# Sparse model matrix functionality without the sparse matrix

While we all wait for tuples and sparse matrix support, I finally had a chance to think about non-language solutions to the problem of sparse model matrices and it turns out Stan has a pretty good one. Everything is wrapped up nicely here: https://github.com/sakrejda/hierarchy/

The motivating perspective is nicely described in a book by James Hodges and presents an awful lot of models as (mostly sparse) model matrices. Yey. In Stan you end up using these things as components for describing GLMâ€™s quite a bit so it would be nice to have first class sparse matrix support but thatâ€™s â€¦ ongoingâ€¦

You can hack sparse matrices with ragged arrayâ€¦ of course those are not in Stan either so you hack those too. Thereâ€™s an example script in a little package demo that you can install with `devtools::install_github("sakrejda/hierarchy")` and run an example script:

``````script_file = system.file('quick-check/check-02.R', package = 'hierarchy')
source(script_file)
``````

The upshot is that with a 10,000 x 200 matrix thatâ€™s about 2% non-zero you can easily write a linear model thatâ€™s twice as fast (and uses less memory) if you take

``````X * betas
``````

and replace it with

``````for (i in 1:N)
mu[i] = sum(X_vec[starts[i]:stops[i]] .* betas[NZE[starts[i]:stops[i]]]);
``````

Where `X_vec` is the non-zero entries of `X`, `NZE` are the column-indices of the non-zero entries of X, and `i` is the row index. The starts/stops here are where the `i`'th row starts and stops in the dense vectors `X_vec` and `NZE`. This data stored here is similar to the CSR sparse matrix format.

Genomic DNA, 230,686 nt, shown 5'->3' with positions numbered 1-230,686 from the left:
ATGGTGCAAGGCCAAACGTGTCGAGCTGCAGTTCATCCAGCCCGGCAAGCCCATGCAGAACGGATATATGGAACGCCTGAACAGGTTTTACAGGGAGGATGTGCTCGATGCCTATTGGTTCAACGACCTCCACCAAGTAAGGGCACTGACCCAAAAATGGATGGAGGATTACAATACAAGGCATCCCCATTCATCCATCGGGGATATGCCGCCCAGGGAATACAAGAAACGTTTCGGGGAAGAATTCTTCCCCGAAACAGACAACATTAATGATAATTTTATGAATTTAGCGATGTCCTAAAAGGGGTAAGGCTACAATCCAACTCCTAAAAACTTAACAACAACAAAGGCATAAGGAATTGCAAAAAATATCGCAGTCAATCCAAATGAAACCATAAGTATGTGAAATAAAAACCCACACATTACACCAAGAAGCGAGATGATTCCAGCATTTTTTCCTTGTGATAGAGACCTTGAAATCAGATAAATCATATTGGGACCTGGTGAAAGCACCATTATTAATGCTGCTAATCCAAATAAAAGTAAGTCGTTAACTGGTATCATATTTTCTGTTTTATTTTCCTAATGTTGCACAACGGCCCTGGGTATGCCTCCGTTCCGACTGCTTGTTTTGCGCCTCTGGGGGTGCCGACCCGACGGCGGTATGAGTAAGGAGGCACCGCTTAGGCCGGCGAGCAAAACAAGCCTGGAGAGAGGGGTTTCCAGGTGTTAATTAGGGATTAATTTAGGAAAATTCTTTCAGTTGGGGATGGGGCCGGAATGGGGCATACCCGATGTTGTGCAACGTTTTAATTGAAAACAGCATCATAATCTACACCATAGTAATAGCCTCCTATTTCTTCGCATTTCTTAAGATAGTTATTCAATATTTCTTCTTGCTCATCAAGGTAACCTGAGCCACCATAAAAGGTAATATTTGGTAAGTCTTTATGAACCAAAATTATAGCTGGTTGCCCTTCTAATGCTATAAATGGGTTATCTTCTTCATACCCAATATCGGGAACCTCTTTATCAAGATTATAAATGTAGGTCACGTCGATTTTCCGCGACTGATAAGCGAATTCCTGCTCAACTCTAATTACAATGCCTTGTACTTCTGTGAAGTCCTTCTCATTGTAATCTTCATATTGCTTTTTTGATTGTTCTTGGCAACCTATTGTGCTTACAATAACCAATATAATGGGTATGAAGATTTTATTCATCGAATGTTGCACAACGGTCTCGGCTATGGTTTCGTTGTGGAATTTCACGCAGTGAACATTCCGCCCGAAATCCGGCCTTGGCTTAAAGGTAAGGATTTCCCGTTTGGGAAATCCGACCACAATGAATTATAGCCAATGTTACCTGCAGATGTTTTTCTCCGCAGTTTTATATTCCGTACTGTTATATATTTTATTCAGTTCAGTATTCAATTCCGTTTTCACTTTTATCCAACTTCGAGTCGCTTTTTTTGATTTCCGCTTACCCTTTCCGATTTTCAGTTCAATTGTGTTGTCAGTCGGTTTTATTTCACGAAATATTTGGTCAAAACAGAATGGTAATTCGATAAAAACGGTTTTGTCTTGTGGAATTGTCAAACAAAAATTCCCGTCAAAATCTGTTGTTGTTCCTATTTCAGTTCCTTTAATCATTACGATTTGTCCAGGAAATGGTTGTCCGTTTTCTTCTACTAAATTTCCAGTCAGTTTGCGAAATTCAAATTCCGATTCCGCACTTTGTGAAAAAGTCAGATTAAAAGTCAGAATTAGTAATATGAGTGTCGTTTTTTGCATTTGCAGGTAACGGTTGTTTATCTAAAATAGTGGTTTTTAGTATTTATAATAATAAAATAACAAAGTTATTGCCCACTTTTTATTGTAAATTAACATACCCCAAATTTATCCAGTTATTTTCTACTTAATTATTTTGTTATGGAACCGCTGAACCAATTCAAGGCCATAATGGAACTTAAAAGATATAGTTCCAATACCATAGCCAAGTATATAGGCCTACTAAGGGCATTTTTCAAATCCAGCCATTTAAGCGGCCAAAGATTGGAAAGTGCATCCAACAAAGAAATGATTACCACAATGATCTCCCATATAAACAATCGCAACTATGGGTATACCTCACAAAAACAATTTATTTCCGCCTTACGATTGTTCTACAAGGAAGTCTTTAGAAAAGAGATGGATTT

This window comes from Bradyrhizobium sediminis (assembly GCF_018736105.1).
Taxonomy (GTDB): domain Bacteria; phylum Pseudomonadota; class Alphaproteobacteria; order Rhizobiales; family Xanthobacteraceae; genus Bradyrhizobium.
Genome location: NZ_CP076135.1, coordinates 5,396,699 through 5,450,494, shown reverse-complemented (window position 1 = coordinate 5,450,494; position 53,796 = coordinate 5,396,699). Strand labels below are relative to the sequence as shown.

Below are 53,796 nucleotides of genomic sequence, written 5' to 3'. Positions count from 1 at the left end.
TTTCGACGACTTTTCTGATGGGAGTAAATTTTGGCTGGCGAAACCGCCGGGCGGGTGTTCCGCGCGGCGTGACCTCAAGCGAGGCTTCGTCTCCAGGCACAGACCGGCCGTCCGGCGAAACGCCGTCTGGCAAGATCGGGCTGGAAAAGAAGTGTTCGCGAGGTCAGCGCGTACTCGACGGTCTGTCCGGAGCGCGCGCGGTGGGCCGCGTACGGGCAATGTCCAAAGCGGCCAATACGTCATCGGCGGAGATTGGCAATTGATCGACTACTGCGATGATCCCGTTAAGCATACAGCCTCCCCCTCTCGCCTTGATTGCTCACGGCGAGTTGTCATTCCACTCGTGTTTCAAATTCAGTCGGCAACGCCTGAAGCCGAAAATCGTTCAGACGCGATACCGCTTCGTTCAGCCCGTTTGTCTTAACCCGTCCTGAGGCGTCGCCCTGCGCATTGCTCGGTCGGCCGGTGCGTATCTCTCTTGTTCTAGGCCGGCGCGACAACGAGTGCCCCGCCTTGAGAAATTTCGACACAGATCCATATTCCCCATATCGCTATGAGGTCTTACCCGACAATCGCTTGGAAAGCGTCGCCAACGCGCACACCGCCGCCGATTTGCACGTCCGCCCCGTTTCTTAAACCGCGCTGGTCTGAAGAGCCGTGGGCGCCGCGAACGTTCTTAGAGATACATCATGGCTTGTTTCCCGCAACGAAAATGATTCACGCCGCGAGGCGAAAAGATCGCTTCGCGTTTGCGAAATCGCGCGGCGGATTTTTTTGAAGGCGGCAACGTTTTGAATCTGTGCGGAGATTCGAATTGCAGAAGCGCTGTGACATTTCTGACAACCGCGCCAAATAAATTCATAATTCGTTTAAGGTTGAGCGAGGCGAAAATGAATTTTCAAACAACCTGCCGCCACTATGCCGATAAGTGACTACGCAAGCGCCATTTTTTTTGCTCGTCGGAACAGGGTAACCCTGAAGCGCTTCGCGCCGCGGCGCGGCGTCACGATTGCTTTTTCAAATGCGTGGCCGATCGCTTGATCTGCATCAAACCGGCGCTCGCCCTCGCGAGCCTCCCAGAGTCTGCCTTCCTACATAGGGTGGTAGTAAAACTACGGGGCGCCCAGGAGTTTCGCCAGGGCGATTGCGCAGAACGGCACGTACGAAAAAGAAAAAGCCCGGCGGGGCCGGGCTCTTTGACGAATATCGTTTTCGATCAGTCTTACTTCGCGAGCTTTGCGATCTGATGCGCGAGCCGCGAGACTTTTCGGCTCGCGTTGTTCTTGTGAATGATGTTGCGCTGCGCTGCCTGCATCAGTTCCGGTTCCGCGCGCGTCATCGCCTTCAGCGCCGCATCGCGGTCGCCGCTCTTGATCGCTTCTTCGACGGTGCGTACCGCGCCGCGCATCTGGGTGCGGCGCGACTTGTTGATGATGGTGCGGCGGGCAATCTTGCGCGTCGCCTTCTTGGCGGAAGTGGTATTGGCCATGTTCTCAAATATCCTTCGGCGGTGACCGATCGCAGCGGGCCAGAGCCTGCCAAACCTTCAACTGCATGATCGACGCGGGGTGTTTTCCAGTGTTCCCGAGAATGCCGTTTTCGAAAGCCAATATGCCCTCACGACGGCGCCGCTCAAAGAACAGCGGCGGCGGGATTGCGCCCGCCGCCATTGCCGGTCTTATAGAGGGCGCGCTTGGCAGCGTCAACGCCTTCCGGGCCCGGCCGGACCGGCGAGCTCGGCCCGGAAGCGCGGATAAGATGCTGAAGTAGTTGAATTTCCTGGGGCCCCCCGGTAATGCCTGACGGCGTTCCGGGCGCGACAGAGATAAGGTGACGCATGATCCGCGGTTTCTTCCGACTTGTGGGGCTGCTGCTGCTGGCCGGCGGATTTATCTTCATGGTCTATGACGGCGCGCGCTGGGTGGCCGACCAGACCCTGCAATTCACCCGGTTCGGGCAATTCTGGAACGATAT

In both cases here the `X`/`X_vec` can be either data, a parameter, or a transformed parameter. That means it can be used to construct measurement error models and other models where you need to have parameters as (some) entries of the `X` matrix.

The package I reference above is one Iâ€™m putting some tools like this in but the function used here is quite short:

``````#' Create a sparse list model matrix
#'
#' @param formula formula to use
#' @param data where to look up terms
#' @return list with Stan-friendly components
#' @export
flat_mm = function(formula = 1, data = NULL, ...) {
mm = Matrix::sparse.model.matrix(f, data, ...)
nze = apply(mm, 1, function(x) which(x != 0))
N = length(nze)
stops = sapply(nze, length) %>% cumsum
starts = c(1, stops[1:(N-1)] + 1)
nze = unlist(nze)
X_vec = apply(mm, 1, function(x) x[x != 0])
mml = list(
N = N,
P = ncol(mm),
N_NZE = length(nze),
NZE = nze,
starts = starts, stops = stops,
X_vec = unlist(X_vec)
)
t = terms(formula)
pos = attr(t, 'response')
dn = all.vars(t)[pos]
mml[[dn]] = data[[dn]]
return(mml)
}
``````

The version of sparse matrix multiplication we have implemented (in C++, sigh) is slower than this Stan-language version (good job on that language design @Bob_Carpenter et alâ€¦!). Oops that I didnâ€™t see this when I first coded the C++ versionâ€¦ it might make sense to replace thatâ€¦

4 Likes

Hi! Probably I am missing something obvious, but how does this compare/relate to the sparse matrix stuff that is already in Stan? Specifically, `csr_matrix_times_vector` in Stan and `rstan::extract_sparse_parts()` in R?

Itâ€™s fasterâ€¦ Itâ€™s also nearly equivalent minus a copy and maybe less thorough consistency checking

One lesson I keep running into repeatedly in sparse matrix operations/algorithms is that thereâ€™s probably no single best format/solution thatâ€™s generally applicable, although the kludgy Stan functions we do currently have are very fixable (and probably worth a PRâ€¦).